But whereas Munoz picked his spots well last year and delivered a handful of podiums, his Detroit win marked his only podium visit this year. He didn’t really make much of an impression and was more anonymous than not over the course of the year. His future with Andretti is uncertain for 2016.

Williams maximizes wet setup work despite limited running in Sochi

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With action pretty much limited in both practice sessions due to the diesel spillage in free practice one and rain in free practice two for the Russian Grand Prix in Sochi, teams could only do limited wet-weather runs.

Williams Martini Racing tried to make the best of the circumstances, as one of only five teams that completed laps in FP2 (McLaren, Red Bull, Toro Rosso and Ferrari) with eight cars.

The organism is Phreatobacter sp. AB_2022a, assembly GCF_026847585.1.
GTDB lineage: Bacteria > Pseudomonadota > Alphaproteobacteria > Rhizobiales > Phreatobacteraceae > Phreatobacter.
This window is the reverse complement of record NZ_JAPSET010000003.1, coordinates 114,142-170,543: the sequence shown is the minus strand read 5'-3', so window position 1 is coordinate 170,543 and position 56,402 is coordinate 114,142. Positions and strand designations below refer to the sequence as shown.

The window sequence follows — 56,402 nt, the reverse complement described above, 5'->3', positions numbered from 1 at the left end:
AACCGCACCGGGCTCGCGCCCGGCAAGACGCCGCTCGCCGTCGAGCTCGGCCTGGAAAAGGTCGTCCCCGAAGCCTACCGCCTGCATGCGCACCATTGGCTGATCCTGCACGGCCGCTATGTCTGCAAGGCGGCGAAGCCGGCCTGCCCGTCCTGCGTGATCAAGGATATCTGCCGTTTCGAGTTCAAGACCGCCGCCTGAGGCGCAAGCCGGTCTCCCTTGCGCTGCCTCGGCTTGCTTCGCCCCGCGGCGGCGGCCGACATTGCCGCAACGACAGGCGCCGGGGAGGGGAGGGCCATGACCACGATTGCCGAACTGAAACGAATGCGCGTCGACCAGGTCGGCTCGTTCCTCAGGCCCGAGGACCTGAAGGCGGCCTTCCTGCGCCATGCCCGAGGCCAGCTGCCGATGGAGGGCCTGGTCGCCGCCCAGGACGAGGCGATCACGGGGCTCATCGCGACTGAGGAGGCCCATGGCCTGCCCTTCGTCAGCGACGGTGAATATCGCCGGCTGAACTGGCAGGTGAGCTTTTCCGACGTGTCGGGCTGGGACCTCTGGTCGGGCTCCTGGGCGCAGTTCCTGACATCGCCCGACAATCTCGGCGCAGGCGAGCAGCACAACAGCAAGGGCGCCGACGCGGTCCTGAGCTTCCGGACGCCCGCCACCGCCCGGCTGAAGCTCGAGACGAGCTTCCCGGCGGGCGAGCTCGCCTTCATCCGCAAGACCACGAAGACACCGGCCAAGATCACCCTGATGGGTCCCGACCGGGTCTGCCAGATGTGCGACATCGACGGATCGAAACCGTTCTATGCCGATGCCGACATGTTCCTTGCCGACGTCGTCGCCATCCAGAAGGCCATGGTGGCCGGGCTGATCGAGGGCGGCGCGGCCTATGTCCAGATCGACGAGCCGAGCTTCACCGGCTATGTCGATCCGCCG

Felipe Massa led second practice but it was an essentially meaningless session.

“It was quite a stunted session today which stopped us from completing all of the work we wanted to,” said Rob Smedley, Williams’ head of vehicle performance. “We had planned to run in the wet but we had a strange situation this afternoon in that half of the circuit was much wetter than the other half which made most of the tests null and void.

“We have been working on the wet set-up of the car and so wanted to get out at the end of FP2 to see the progress we have made. In a similar vein to our low speed corner work in Singapore, we seem to be making progress. We got through all of the bits and pieces we wanted to get through in terms of control systems and power unit set-up, and we have to go into tomorrow with a good plan for FP3 to get the car set-up for qualifying and the race.”

Valtteri Bottas finished third in Sochi a year ago, while Massa seeks a rebound after a fuel flow issue in qualifying resigned him to a Q1 elimination and an 11th place finish.